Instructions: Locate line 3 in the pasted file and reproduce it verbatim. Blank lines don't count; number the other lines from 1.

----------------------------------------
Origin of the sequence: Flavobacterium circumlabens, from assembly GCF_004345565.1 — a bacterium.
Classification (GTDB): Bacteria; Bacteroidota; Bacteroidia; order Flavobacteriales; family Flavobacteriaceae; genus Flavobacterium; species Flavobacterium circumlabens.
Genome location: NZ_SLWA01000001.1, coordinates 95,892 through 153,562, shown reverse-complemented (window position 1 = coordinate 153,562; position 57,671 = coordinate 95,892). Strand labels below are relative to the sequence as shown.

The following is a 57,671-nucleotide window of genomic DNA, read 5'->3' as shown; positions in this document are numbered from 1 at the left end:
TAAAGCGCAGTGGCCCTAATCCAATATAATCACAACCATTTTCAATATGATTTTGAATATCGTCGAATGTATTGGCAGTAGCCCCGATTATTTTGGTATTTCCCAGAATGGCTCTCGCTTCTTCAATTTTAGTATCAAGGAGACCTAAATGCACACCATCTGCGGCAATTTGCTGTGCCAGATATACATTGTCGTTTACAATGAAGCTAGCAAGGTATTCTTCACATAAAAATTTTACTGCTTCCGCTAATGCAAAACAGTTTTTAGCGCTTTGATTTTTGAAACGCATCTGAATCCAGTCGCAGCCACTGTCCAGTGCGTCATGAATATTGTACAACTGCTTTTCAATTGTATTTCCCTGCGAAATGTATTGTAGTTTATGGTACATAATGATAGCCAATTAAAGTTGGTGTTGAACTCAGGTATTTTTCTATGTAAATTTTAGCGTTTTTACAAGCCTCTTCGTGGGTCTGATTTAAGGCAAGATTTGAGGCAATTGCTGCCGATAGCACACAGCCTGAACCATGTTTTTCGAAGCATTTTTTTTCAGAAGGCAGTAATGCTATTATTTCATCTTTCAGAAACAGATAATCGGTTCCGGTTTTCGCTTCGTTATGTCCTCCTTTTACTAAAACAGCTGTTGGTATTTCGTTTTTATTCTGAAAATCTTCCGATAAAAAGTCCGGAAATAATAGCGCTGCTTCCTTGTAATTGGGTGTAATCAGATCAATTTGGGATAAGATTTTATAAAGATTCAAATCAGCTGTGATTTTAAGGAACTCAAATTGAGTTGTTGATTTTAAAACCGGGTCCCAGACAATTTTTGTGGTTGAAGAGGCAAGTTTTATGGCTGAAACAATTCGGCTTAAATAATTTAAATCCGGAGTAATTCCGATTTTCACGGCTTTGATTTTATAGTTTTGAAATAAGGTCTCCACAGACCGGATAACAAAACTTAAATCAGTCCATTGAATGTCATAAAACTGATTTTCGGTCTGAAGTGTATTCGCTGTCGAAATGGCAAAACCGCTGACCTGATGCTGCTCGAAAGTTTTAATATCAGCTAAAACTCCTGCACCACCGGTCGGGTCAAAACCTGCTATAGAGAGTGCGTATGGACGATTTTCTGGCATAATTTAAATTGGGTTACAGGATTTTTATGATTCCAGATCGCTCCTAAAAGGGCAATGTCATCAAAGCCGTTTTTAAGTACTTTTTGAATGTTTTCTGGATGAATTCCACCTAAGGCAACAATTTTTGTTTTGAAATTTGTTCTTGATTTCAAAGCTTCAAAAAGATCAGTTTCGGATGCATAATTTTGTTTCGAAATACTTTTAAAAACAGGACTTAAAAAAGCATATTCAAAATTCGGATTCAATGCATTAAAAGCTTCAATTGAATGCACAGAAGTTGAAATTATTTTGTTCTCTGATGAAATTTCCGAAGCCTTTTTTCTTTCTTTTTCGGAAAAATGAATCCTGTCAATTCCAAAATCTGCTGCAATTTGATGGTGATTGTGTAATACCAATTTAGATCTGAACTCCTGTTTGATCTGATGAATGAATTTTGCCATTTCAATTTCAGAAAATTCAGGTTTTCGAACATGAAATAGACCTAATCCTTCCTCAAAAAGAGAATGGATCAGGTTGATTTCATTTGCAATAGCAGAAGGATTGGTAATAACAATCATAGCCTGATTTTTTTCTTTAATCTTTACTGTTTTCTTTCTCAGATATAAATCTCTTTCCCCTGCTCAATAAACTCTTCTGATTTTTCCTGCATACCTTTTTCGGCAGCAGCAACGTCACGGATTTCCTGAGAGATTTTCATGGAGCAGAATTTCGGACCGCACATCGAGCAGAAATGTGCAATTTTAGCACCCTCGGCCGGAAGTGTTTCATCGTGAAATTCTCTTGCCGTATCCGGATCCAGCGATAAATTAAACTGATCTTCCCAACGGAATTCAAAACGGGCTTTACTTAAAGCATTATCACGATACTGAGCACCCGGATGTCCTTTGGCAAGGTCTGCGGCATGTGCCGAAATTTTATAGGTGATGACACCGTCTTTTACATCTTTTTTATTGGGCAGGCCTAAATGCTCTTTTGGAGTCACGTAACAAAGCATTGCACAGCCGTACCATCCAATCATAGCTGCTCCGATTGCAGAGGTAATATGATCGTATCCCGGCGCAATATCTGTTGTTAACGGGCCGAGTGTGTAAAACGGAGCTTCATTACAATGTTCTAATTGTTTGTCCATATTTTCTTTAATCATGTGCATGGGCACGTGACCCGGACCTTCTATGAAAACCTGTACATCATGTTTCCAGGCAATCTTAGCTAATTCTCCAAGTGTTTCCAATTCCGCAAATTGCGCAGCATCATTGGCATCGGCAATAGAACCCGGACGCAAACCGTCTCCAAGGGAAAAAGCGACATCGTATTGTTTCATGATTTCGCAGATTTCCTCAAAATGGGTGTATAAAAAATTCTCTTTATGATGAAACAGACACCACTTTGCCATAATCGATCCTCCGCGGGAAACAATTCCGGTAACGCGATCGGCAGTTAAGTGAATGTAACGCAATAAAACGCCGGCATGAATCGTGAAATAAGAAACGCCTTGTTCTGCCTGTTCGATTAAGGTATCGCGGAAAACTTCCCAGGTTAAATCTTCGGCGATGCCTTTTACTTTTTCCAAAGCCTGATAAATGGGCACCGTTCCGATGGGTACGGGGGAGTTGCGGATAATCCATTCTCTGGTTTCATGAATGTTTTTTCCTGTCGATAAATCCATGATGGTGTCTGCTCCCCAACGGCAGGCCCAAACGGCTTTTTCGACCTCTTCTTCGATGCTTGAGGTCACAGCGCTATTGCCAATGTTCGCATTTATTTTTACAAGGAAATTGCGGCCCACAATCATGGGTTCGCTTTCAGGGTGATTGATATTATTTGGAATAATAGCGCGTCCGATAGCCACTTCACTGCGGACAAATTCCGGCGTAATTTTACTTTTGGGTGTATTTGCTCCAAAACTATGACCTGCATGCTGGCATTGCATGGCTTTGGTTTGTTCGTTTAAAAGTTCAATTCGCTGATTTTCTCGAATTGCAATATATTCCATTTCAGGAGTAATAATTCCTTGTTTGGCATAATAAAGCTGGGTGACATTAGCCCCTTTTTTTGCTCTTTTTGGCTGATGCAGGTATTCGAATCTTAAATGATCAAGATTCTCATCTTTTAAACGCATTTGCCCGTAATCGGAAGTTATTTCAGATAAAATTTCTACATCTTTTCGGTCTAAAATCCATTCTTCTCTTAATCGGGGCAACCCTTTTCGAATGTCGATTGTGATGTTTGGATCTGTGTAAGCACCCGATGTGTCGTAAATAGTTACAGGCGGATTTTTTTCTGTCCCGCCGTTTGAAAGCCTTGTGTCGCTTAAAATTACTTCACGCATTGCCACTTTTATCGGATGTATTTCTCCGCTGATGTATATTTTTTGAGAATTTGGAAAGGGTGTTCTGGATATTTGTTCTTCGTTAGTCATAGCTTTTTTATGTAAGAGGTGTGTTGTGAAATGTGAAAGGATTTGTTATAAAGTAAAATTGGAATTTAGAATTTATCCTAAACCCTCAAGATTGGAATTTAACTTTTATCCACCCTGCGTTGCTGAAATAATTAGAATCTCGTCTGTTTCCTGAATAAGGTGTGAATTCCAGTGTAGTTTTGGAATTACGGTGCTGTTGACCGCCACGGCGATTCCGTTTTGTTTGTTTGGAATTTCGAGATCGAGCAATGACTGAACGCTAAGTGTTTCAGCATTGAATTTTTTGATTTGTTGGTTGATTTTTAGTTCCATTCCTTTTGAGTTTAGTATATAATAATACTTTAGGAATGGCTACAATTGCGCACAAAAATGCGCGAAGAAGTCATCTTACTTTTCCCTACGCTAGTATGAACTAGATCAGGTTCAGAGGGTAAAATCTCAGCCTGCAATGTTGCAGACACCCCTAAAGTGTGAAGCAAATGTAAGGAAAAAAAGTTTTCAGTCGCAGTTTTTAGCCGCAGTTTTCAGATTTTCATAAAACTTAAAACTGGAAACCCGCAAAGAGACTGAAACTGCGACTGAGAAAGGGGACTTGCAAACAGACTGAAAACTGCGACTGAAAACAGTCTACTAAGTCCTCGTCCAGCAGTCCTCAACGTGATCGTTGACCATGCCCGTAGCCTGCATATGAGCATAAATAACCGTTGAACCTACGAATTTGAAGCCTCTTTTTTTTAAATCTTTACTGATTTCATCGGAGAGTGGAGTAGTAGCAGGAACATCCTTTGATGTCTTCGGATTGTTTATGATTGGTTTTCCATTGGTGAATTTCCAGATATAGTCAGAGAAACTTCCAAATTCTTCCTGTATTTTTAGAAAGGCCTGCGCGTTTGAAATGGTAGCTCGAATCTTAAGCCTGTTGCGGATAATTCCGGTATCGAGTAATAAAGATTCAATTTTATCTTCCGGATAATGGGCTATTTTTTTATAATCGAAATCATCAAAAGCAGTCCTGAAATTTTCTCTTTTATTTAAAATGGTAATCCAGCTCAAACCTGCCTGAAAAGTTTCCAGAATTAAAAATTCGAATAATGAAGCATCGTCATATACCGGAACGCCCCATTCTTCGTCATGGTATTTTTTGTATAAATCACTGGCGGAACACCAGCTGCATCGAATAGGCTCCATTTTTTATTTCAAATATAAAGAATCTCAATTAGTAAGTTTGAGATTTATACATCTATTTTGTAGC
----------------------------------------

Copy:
Genome location: NZ_SLWA01000001.1, coordinates 95,892 through 153,562, shown reverse-complemented (window position 1 = coordinate 153,562; position 57,671 = coordinate 95,892). Strand labels below are relative to the sequence as shown.